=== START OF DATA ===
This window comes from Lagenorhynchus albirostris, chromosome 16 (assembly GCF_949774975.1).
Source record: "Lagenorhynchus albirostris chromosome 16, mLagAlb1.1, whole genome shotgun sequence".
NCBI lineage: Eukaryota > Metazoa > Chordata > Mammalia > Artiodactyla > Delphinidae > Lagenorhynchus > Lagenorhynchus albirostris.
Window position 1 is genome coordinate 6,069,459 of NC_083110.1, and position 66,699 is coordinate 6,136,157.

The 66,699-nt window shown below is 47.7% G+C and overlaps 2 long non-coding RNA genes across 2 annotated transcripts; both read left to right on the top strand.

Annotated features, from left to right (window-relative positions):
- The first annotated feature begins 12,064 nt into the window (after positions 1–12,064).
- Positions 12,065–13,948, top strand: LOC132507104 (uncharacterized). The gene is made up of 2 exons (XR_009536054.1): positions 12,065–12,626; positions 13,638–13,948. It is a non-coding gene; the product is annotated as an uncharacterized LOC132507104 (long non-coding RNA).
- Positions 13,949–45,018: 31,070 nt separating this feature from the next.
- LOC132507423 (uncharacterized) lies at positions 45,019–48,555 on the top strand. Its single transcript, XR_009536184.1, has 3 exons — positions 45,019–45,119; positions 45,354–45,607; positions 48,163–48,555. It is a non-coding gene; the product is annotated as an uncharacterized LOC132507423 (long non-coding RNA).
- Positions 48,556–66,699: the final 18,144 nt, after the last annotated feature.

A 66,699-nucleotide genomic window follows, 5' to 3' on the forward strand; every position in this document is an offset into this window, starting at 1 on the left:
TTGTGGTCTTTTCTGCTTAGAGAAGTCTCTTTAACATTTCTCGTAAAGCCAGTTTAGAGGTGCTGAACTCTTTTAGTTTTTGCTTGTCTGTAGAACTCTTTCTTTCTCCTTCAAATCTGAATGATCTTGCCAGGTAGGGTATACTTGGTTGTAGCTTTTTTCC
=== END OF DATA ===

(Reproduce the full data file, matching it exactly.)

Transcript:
This window comes from Lagenorhynchus albirostris, chromosome 16 (assembly GCF_949774975.1).
Source record: "Lagenorhynchus albirostris chromosome 16, mLagAlb1.1, whole genome shotgun sequence".
NCBI lineage: Eukaryota > Metazoa > Chordata > Mammalia > Artiodactyla > Delphinidae > Lagenorhynchus > Lagenorhynchus albirostris.
Window position 1 is genome coordinate 6,069,459 of NC_083110.1, and position 66,699 is coordinate 6,136,157.

The 66,699-nt window shown below is 47.7% G+C and overlaps 2 long non-coding RNA genes across 2 annotated transcripts; both read left to right on the top strand.

Annotated features, from left to right (window-relative positions):
- The first annotated feature begins 12,064 nt into the window (after positions 1–12,064).
- Positions 12,065–13,948, top strand: LOC132507104 (uncharacterized). The gene is made up of 2 exons (XR_009536054.1): positions 12,065–12,626; positions 13,638–13,948. It is a non-coding gene; the product is annotated as an uncharacterized LOC132507104 (long non-coding RNA).
- Positions 13,949–45,018: 31,070 nt separating this feature from the next.
- LOC132507423 (uncharacterized) lies at positions 45,019–48,555 on the top strand. Its single transcript, XR_009536184.1, has 3 exons — positions 45,019–45,119; positions 45,354–45,607; positions 48,163–48,555. It is a non-coding gene; the product is annotated as an uncharacterized LOC132507423 (long non-coding RNA).
- Positions 48,556–66,699: the final 18,144 nt, after the last annotated feature.

A 66,699-nucleotide genomic window follows, 5' to 3' on the forward strand; every position in this document is an offset into this window, starting at 1 on the left:
TTGTGGTCTTTTCTGCTTAGAGAAGTCTCTTTAACATTTCTCGTAAAGCCAGTTTAGAGGTGCTGAACTCTTTTAGTTTTTGCTTGTCTGTAGAACTCTTTCTTTCTCCTTCAAATCTGAATGATCTTGCCAGGTAGGGTATACTTGGTTGTAGCTTTTTTCC